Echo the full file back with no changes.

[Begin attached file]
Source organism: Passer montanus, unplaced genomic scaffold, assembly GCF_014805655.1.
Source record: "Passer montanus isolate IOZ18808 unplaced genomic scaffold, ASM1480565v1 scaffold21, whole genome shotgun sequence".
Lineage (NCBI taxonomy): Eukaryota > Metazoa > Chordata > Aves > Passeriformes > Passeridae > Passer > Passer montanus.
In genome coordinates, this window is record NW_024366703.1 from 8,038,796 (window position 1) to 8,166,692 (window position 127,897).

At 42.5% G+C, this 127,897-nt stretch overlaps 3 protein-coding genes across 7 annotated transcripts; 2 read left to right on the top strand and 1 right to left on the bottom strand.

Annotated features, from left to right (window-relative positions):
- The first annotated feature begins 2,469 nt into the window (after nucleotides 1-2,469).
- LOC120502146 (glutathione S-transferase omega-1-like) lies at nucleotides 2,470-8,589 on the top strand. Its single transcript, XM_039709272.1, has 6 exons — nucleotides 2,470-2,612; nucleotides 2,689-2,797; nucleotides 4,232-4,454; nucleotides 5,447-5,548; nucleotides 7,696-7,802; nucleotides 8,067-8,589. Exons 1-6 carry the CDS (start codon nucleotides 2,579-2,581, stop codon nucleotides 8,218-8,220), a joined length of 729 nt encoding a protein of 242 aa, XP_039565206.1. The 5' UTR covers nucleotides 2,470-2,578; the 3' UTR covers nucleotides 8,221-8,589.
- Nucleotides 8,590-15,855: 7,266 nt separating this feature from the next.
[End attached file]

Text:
Source organism: Passer montanus, unplaced genomic scaffold, assembly GCF_014805655.1.
Source record: "Passer montanus isolate IOZ18808 unplaced genomic scaffold, ASM1480565v1 scaffold21, whole genome shotgun sequence".
Lineage (NCBI taxonomy): Eukaryota > Metazoa > Chordata > Aves > Passeriformes > Passeridae > Passer > Passer montanus.
In genome coordinates, this window is record NW_024366703.1 from 8,038,796 (window position 1) to 8,166,692 (window position 127,897).

At 42.5% G+C, this 127,897-nt stretch overlaps 3 protein-coding genes across 7 annotated transcripts; 2 read left to right on the top strand and 1 right to left on the bottom strand.

Annotated features, from left to right (window-relative positions):
- The first annotated feature begins 2,469 nt into the window (after nucleotides 1-2,469).
- LOC120502146 (glutathione S-transferase omega-1-like) lies at nucleotides 2,470-8,589 on the top strand. Its single transcript, XM_039709272.1, has 6 exons — nucleotides 2,470-2,612; nucleotides 2,689-2,797; nucleotides 4,232-4,454; nucleotides 5,447-5,548; nucleotides 7,696-7,802; nucleotides 8,067-8,589. Exons 1-6 carry the CDS (start codon nucleotides 2,579-2,581, stop codon nucleotides 8,218-8,220), a joined length of 729 nt encoding a protein of 242 aa, XP_039565206.1. The 5' UTR covers nucleotides 2,470-2,578; the 3' UTR covers nucleotides 8,221-8,589.
- Nucleotides 8,590-15,855: 7,266 nt separating this feature from the next.